- Emerald Garneryoungest daughter of Eric Garner.
Daniel Pantaleo, the police officer who killed Eric Garner in 2014 by using an illegal chokehold, was fired Monday and stripped of his pension benefits. The decision came more than five years after Pantaleo held Garner, an unarmed African-American man, in a chokehold until he dropped to the ground. Before dying, he gasped “I can’t breathe” 11 times. Despite outcry from the family and community members, Pantaleo had remained on the police force on desk duty since the killing. Last month, on the fifth anniversary of Garner’s death, the Justice Department declined to charge Pantaleo with a crime despite calls by the Garner family and their supporters that the city punish him and other officers involved. Over the years, Garner’s case has helped drive the Black Lives Matter movement for police accountability. His family is continuing their fight for justice, calling on the New York City Police Department to fire the other officers involved in Garner’s death, and vowing to block any appeals made by Pantaleo’s attorney. We speak with Eric Garner’s youngest daughter, Emerald Garner.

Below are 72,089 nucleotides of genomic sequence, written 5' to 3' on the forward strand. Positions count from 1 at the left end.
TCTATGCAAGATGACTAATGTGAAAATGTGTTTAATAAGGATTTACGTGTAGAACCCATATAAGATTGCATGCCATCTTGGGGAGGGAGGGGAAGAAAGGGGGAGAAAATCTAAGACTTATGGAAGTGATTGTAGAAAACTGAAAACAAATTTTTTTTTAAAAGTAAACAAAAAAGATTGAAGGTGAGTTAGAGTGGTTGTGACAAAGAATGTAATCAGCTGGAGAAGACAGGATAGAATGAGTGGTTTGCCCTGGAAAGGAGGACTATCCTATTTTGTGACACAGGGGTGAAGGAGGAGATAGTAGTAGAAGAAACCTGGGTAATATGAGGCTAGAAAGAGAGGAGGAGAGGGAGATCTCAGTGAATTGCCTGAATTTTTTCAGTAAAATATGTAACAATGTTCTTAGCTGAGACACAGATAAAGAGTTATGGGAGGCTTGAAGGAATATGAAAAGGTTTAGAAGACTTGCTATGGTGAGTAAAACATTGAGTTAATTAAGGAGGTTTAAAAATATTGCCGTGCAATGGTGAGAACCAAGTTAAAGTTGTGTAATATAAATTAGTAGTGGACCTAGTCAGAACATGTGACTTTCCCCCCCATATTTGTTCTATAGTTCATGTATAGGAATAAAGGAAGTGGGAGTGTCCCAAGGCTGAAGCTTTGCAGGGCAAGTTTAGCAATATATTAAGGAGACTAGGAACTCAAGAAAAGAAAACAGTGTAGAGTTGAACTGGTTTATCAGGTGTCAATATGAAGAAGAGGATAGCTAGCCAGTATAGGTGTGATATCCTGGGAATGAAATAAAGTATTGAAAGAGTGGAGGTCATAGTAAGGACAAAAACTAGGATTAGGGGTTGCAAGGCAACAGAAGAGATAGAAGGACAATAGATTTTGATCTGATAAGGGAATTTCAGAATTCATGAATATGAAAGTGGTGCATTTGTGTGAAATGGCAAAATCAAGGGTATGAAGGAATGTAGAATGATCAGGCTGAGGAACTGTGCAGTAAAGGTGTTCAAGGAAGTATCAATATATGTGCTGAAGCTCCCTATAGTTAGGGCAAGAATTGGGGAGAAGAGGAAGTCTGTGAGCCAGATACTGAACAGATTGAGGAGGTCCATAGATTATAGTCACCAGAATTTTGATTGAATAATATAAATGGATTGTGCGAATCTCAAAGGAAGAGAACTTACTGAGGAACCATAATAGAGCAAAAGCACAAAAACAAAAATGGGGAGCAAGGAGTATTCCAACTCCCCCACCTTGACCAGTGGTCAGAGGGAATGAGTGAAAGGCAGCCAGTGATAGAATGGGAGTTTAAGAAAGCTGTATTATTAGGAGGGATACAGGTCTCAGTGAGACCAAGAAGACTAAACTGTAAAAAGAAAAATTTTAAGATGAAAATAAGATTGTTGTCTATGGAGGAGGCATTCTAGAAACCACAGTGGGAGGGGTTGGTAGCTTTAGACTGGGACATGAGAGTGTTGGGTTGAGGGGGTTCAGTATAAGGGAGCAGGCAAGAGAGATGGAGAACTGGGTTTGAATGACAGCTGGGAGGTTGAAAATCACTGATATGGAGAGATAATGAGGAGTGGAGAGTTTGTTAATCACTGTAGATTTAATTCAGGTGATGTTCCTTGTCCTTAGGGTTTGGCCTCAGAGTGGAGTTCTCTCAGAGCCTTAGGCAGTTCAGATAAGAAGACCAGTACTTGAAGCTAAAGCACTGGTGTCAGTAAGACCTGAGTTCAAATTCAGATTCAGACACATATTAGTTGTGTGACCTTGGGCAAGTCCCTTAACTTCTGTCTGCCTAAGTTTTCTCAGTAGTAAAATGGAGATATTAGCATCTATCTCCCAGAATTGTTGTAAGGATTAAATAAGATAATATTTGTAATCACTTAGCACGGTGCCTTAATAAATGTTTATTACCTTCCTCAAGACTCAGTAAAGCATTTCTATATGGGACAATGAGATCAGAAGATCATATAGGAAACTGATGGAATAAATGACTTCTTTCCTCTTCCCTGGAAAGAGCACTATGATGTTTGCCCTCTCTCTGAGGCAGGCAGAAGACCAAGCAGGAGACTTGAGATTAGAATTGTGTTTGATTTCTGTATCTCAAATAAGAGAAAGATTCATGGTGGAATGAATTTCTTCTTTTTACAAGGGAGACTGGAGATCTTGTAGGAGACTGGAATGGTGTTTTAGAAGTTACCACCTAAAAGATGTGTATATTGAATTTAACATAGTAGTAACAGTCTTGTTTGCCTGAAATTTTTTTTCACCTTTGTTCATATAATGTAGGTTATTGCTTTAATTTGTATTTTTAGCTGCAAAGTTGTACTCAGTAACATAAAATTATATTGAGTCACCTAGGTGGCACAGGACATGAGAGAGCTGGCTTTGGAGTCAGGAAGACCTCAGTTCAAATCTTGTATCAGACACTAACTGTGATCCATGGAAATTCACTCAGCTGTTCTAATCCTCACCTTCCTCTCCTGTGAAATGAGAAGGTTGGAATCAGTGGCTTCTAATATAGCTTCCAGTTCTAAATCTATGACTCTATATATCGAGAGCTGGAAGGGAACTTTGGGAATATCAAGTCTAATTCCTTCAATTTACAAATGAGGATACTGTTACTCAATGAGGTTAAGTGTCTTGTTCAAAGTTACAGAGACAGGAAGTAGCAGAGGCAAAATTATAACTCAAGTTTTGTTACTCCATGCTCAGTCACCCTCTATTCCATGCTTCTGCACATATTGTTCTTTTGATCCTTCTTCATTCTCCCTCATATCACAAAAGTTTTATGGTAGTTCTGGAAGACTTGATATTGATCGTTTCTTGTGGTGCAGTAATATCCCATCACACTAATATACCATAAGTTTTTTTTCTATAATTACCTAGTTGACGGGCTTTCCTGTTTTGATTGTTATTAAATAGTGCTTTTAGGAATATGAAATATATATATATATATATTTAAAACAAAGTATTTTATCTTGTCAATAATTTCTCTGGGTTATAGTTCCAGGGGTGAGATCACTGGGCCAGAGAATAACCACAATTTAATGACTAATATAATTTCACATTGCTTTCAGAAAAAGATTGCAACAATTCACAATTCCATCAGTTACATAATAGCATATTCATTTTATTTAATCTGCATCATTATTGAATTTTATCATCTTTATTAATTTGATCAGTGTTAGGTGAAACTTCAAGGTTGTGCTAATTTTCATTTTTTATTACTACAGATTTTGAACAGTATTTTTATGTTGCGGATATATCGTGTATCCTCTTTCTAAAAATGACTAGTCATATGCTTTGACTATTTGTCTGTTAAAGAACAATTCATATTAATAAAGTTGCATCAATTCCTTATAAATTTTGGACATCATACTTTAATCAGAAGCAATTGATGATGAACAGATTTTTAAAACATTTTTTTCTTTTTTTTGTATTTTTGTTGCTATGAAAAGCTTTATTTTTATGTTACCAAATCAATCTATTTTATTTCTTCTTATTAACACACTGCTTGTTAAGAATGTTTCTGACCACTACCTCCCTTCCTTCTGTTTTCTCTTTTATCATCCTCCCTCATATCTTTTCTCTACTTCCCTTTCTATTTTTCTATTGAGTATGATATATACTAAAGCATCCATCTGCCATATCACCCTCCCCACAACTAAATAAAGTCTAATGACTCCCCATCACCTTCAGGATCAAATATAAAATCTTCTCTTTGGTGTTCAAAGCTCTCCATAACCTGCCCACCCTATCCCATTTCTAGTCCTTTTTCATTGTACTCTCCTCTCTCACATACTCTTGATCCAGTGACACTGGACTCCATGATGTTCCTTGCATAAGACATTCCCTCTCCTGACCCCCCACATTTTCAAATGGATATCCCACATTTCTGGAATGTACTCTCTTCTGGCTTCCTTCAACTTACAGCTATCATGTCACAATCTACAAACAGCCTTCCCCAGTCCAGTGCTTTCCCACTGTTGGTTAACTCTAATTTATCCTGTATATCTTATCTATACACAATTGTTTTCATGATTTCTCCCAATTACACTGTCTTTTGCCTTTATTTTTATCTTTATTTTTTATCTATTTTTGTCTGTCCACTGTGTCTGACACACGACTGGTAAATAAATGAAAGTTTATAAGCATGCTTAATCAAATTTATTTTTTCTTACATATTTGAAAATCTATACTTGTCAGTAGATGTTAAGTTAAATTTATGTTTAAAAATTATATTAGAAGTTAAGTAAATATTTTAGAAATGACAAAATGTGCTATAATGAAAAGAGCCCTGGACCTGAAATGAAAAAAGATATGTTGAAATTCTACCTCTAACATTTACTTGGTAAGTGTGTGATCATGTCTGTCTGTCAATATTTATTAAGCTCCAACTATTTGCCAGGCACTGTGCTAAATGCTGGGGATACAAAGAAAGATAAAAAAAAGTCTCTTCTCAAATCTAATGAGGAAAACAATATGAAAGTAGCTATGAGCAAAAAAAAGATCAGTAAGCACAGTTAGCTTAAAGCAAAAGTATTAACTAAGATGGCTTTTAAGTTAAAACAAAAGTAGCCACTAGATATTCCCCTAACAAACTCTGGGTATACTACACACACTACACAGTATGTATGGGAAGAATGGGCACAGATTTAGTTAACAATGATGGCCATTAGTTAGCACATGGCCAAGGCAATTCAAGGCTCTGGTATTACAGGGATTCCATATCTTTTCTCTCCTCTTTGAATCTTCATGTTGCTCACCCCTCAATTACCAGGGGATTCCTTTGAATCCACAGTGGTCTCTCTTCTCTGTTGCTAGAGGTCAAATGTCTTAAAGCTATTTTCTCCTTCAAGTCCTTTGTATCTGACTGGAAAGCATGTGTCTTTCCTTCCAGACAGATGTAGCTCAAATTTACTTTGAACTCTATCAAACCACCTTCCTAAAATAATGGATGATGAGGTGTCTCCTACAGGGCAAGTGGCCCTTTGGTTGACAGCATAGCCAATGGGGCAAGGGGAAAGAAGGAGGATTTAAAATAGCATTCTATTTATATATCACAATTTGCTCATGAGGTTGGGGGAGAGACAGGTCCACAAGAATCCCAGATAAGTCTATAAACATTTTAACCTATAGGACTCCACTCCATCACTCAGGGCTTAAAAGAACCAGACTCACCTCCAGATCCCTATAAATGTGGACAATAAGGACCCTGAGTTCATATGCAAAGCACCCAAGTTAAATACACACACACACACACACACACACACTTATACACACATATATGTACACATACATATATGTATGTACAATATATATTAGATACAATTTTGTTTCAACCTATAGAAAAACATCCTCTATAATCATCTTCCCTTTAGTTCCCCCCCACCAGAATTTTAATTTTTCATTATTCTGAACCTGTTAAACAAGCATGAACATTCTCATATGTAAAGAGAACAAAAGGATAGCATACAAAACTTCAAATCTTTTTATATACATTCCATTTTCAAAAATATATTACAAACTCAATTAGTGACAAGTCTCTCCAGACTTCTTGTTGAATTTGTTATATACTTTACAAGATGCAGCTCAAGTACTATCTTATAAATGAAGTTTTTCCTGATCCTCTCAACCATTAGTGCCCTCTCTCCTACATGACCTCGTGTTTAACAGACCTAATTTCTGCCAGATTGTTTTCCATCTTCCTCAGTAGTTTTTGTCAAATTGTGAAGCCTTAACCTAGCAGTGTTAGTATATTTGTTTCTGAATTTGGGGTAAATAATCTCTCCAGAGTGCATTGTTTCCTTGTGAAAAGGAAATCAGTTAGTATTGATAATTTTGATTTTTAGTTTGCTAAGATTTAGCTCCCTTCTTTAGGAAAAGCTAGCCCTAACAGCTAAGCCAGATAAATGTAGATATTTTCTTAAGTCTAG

AMY GOODMAN: Daniel Pantaleo, the police officer who killed Eric Garner in 2014 by using an illegal chokehold, was fired Monday and stripped of his pension benefits. The decision came more than five years after Pantaleo held Garner, an unarmed African-American man, in a chokehold until he dropped to the ground, gasping “I can’t breathe” 11 times.Despite outcry from the family, Pantaleo had remained on the police force on desk duty since the killing. In a dramatic news conference, New York Police Commissioner James O’Neill announced his decision to finally fire Pantaleo.
COMMISSIONER JAMES O’NEILL: In this case, the unintended consequence of Mr. Garner’s death must have a consequence of its own. Therefore, I agree with the deputy commissioner of trials’ legal findings and recommendations that it’s clear that Daniel Pantaleo can no longer effectively serve as a New York City police officer. In carrying out the court’s verdict in this case, I take no pleasure. I know that many will disagree with this decision, and that is their right. There are absolutely no victors here today — not the Garner family, not the community at large and certainly not the courageous men and women of the police department, who put their own lives on the line every single day in service to the people of this great city.
AMY GOODMAN: Police Commissioner O’Neill’s firing of officer Pantaleo comes two weeks after a police administrative judge found him guilty of violating a department ban on chokeholds. Until Monday, Pantaleo had remained on the police force on desk jury. A New York grand jury decided in 2014 not to charge him. Last month, on the fifth anniversary of Garner’s death, the Justice Department declined to charge Pantaleo with a crime despite calls by the Garner family and their supporters that the city punish him and other officers involved. Over the years, Garner’s case has helped drive the Black Lives Matter movement for police accountability.